What does this article tell us that can inform the way we think about preaching?
The article is about the TV series Marvel: Agents of SHIELD. The point of the article is that the series had to spend time “building a world” before it could start to do really fun, deep, and interesting things that some of the audience has been waiting for the series to do.
It made me wonder how much preaching is like building a world. How much of it is constructing a coherent story about what the world and helping the people in the congregation see themselves as living in that world?
I think Walter Brueggemann would say that is precisely what preaching is about. He writes that each Sunday when the congregation hears the word read and the message proclaimed the question hanging in the air is whether the people will be formed by the world the story tells or be formed by the story the Bible tells. Preaching is world building.
If this is so, then the insight of the article about the TV show might have a lesson for us. You can’t go off on wild adventures in a world until you have established the basic contours of the place and the major characters. You have to establish the basics first. (There is a metaphor here about jazz and music, but I’m not musical, so I’ll leave it to someone else to make.)
It leaves me with a question about whether I’ve got the basic world building in place for the congregations in which I preach. Have I helped them see and describe the world the Bible builds for them? If not, what do I need to do? Where are the fuzzy places and undeveloped characters in God’s story? How can I make God’s world real enough that the real adventures can begin?
I appreciated this post by Teddy Ray that includes three things that every sermon should include:
- It preaches Christ
- It proclaims a gift
- It invites a response
“What should we do then?” the crowd asked. (Luke 3:10, NIV)
In Luke’s gospel, we see John the Baptist answering the “so what” questions. Here we see him giving the people the application to go with his exposition.
What should we do?
If you have two shirts, give someone who is naked. If you have more food than you require, give some to a person who is hungry. If you have power, do not abuse it for your own advantage.
John did not limit himself to speaking about God but what we should do. He got into people’s personal business. He said you can judge a person’s heart by what they do with their stuff.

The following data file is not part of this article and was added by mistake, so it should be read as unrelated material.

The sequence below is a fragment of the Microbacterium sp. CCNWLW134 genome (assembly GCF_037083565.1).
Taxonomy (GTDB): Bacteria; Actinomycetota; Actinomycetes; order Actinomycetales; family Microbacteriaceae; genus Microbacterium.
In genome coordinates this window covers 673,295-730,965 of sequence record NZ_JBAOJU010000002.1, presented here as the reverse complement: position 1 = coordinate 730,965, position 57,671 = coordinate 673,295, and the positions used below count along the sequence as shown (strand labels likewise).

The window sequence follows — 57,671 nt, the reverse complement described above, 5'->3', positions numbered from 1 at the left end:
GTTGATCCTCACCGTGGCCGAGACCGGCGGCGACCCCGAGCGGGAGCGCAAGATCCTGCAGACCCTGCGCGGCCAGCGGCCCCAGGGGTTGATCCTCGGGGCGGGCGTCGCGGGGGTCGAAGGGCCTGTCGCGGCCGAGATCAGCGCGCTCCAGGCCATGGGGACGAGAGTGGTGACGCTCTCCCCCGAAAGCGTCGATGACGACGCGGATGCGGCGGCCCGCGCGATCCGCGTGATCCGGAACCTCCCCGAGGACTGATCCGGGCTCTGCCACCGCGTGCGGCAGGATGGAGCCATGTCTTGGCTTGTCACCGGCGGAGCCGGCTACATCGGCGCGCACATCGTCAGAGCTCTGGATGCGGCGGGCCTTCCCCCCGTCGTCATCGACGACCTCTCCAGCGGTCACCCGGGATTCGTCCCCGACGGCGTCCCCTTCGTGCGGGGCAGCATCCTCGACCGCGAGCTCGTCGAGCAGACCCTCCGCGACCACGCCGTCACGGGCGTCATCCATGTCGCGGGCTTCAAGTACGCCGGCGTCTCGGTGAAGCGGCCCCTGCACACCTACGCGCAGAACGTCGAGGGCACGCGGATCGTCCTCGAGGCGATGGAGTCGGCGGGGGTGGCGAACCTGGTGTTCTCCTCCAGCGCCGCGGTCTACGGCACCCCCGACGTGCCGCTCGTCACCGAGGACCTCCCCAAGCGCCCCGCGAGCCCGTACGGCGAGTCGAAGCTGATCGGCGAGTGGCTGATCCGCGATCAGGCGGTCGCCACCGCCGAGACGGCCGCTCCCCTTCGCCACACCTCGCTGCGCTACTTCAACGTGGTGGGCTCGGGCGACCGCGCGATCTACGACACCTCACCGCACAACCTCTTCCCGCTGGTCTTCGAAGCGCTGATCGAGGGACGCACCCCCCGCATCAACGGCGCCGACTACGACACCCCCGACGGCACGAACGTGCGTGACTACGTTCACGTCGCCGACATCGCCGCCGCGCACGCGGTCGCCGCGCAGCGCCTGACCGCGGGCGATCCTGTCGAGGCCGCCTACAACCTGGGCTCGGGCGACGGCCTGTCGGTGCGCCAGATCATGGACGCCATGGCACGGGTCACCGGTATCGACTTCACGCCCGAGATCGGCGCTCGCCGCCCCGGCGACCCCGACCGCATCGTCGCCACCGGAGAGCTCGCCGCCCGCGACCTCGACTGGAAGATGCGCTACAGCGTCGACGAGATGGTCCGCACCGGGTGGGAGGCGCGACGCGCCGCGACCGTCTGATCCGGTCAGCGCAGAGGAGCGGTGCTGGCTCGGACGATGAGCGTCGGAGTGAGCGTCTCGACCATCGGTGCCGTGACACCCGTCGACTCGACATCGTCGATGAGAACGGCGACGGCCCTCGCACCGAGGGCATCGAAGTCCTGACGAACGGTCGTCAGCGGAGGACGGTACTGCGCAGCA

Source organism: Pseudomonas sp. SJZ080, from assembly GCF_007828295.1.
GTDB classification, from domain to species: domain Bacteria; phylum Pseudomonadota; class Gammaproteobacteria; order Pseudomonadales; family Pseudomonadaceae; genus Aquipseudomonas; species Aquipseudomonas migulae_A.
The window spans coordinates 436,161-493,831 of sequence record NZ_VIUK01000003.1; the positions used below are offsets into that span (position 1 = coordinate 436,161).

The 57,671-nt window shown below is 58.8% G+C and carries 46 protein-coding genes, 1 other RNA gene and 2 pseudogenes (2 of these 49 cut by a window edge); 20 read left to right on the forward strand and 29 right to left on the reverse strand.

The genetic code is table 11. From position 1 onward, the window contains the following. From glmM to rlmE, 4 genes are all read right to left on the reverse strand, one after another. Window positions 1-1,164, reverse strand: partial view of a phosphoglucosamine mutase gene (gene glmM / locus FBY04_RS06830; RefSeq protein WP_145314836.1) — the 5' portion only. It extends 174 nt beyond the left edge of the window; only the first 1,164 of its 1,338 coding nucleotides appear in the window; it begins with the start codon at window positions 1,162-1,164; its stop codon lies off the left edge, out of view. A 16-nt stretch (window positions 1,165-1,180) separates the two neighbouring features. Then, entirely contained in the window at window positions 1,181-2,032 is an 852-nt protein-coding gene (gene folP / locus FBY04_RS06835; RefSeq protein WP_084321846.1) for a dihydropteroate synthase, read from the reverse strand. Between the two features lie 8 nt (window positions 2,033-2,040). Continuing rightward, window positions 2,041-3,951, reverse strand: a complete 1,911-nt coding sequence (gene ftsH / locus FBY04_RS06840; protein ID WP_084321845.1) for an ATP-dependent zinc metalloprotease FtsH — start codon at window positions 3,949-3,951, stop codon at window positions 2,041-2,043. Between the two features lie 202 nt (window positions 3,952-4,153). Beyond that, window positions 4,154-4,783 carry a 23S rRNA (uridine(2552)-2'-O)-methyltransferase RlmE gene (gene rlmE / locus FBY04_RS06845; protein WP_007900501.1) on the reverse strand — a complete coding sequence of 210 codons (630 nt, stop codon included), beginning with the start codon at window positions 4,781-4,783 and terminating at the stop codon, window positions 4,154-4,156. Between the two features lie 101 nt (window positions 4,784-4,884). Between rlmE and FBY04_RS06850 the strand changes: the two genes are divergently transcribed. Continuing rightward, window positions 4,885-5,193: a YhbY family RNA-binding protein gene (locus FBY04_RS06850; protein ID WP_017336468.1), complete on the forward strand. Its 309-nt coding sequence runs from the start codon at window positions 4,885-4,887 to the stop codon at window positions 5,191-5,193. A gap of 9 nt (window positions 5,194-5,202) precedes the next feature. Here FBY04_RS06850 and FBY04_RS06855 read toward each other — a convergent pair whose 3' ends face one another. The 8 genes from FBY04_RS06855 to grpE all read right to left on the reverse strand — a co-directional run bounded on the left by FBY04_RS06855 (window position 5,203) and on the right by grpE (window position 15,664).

And he did not edit his sermons to please the powerful. Herod’s sexual immorality and “all the the other evil things he had done” came under the prophet’s rebuke. Such preaching landed John in prison. It eventually cost him his head.
Perhaps if they had given him a pulpit and congregation, they could have calmed him down.
Skip to about 13:40 on the clip below where Will Willimon tells the story of how one church failed to reach a family in crisis and a different church had success.
“You Methodists were offering me aspirin. I needed massive chemotherapy.”
I was reading John Wesley’s journals today and came across a reference to him preaching from Revelation 20:12 to a crowded house. Not having memorized Revelation, I looked up the verse:
And I saw the dead, great and small, standing before the throne, and books were opened. Another book was opened, which is the book of life. The dead were judged according to what they had done as recorded in the books. (NIV)
The journal entry was from 1789, a couple years before Wesley’s death. And here he was preaching still on the question of eternity. It was the guiding star of his preaching from the beginning. His introduction to his first collection of published sermons included one of my favorite bits of his writing:
To candid, reasonable men, I am not afraid to lay open what have been the inmost thoughts of my heart. I have thought, I am a creature of a day, passing through life as an arrow through the air. I am a spirit come from God and returning to God: Just hovering over the great gulf; till, a few moments hence, I am no more seen; I drop into an unchangeable eternity! I want to know one thing — the way to heaven; how to land on that happy shore. God himself has condescended to teach the way: For this very end he came from heaven. He hath written it down in a book. Give me that book! At any price, give me the book of God!
I often find myself wondering what it would be like to live with Wesley’s attention to eternity, to see every moment of this life in light of eternal life.